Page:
Five Myths About Iceland That Need To End — The Reykjavik Grapevine

Five Myths About Iceland That Need To End

Published June 29, 2018

Five Myths About Iceland That Need To End
Andie Sophia Fontaine
Photo by
Elín Elísabet Einarsdóttir &KSÍ

Iceland has a lot of fans. At the same time, we prefer to be admired for things that are actually true. A lot of the reasons people love Iceland, it seems, are based on some common, but easily debunkable, myths. As we want you to love us for who we are, not who you want us to be, we’d like to set the record straight. These are some of the most common myths, and the truth behind them.

1. Icelanders made an app to keep them from hooking up with relatives.

This myth is not particularly flattering. In fact, it’s downright insulting. Yet even social media sensation Nas Daily was pushing this as fact, so it’s time to clear the air. Icelanders did not make an “anti-incest app.” The actual app, Íslendingabók (“The Book of the Icelanders”, after the medieval text of the same name), was created by deCODE Genetics and software engineer Friðrik Skúlason to, in the site’s own words, “trace all known family connections between Icelanders from the time of the settlement of Iceland to present times and register the genealogical information in a database.” Because Icelanders love genealogy, in other words. Accidentally having sex with a cousin is not a problem in Iceland that needed solving with tech – the population is small enough that everyone pretty much already knows who they’re most closely related to. The joke was never funny, not least of all to survivors of incest. Stop it.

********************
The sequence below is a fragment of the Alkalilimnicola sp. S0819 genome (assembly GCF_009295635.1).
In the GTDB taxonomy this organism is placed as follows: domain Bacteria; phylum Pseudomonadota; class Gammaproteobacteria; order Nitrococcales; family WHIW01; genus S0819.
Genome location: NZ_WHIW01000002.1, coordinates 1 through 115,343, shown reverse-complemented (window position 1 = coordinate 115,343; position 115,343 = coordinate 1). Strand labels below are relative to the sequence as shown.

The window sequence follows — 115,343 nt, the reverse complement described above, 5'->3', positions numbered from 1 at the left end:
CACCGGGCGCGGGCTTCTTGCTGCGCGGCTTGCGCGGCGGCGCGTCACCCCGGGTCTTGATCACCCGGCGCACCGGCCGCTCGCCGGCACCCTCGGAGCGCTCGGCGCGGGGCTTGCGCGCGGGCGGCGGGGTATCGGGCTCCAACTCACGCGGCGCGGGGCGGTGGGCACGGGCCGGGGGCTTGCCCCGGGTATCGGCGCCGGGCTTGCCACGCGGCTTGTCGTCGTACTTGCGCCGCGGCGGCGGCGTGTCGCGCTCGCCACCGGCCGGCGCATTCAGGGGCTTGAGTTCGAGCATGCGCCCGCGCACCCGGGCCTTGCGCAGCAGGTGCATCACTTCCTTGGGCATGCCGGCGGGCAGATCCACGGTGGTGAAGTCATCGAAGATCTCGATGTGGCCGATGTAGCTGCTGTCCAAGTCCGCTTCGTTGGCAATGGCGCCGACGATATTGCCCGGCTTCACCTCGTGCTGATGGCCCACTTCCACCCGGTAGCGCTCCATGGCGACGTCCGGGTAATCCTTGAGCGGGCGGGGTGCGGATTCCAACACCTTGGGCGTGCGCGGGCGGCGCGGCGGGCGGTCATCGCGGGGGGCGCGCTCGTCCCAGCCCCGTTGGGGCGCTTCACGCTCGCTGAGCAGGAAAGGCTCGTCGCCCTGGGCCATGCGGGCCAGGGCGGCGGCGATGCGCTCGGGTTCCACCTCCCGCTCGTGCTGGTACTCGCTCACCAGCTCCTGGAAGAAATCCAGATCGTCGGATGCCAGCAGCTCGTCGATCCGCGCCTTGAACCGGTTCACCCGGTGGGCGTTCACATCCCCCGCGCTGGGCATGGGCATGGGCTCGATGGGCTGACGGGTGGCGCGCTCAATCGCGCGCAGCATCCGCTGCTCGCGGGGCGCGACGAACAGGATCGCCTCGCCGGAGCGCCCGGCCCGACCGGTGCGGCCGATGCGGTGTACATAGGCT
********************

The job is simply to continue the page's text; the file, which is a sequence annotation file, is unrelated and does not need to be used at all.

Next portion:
2. Iceland has no corruption.

We really, really wish this was true, but it just isn’t. Transparency International, a non-profit dedicated to ranking countries by level of corruption, ranked Iceland last February as the most corrupt Nordic country. And these levels of corruption have been increasing since 2012. Icelandic corruption mostly takes the form of politicians hiding conflicts of business interest, and politicians’ attempts to pressure and silence the media. No one is getting bribed with suitcases of cash or being carbombed, but that doesn’t mean Iceland is devoid of corruption.

3. Iceland is 100% atheist.

Iceland has a weird relationship with religion. We have a national church, but less than half of Icelanders consider themselves regular church-goers. A poll conducted in 2013 showed that only 10% of Icelanders consider themselves “convinced atheists”, while 57% said they consider themselves to be “religious” in some form or another and 31% said they were “not religious”. So Iceland is less like Richard Dawkins or Sam Harris, and more like your pot-smoking philosophical uncle who bores you with his talk of “when you think about it, we’re all, like, god in a way.”

4. Iceland has achieved complete gender equality.

We would really like this myth to be true, too. The fact is, Iceland does have a gender wage gap, which varies from industry to industry; shrinking in some sectors, growing in others, with an overall gender wage gap of 14% to 20%. Iceland did recently pass a landmark piece of gender equality legislation, but even that law has been misunderstood somewhat. It doesn’t apply to companies with 25 employees or less, and mid-sized companies might be given years to comply. And this is without getting into issues involving immigration or domestic violence. We’ve done plenty, but we still have much more work to do.

5. The government will pay non-Icelandic men to marry Icelandic women.

Holy crap, we still get emails about this, as unbelievable as it sounds. The basic premise of this fabrication is that, due to a shortage of men, the Icelandic government is willing to pay foreign men thousands of US dollars to marry an Icelandic woman. Everything about this myth is false, wrong, and untrue. There are actually slightly more men than women in Iceland, the government has no cash-incentive programme for marrying Icelandic women, and likely never will. Let it go already.

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